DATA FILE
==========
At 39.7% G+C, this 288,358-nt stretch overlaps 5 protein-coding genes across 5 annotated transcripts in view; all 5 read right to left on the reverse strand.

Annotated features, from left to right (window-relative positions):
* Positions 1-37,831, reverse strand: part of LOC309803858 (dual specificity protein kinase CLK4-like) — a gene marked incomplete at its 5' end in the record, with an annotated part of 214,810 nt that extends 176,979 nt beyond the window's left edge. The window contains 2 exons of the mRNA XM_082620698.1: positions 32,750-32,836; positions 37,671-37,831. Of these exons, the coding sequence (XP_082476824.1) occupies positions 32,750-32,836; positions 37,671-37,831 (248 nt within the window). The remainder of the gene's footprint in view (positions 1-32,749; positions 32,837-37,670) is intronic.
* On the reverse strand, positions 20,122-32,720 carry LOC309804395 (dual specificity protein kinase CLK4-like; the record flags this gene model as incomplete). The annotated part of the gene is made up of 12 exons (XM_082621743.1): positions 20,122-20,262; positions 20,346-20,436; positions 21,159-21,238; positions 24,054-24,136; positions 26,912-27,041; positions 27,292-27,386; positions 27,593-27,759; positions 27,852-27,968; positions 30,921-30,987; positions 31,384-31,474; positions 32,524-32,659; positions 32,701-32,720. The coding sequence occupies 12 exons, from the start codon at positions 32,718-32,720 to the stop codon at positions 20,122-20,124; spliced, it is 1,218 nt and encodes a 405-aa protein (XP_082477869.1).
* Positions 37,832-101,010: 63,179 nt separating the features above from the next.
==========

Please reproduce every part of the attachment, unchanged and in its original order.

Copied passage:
At 39.7% G+C, this 288,358-nt stretch overlaps 5 protein-coding genes across 5 annotated transcripts in view; all 5 read right to left on the reverse strand.

Annotated features, from left to right (window-relative positions):
* Positions 1-37,831, reverse strand: part of LOC309803858 (dual specificity protein kinase CLK4-like) — a gene marked incomplete at its 5' end in the record, with an annotated part of 214,810 nt that extends 176,979 nt beyond the window's left edge. The window contains 2 exons of the mRNA XM_082620698.1: positions 32,750-32,836; positions 37,671-37,831. Of these exons, the coding sequence (XP_082476824.1) occupies positions 32,750-32,836; positions 37,671-37,831 (248 nt within the window). The remainder of the gene's footprint in view (positions 1-32,749; positions 32,837-37,670) is intronic.
* On the reverse strand, positions 20,122-32,720 carry LOC309804395 (dual specificity protein kinase CLK4-like; the record flags this gene model as incomplete). The annotated part of the gene is made up of 12 exons (XM_082621743.1): positions 20,122-20,262; positions 20,346-20,436; positions 21,159-21,238; positions 24,054-24,136; positions 26,912-27,041; positions 27,292-27,386; positions 27,593-27,759; positions 27,852-27,968; positions 30,921-30,987; positions 31,384-31,474; positions 32,524-32,659; positions 32,701-32,720. The coding sequence occupies 12 exons, from the start codon at positions 32,718-32,720 to the stop codon at positions 20,122-20,124; spliced, it is 1,218 nt and encodes a 405-aa protein (XP_082477869.1).
* Positions 37,832-101,010: 63,179 nt separating the features above from the next.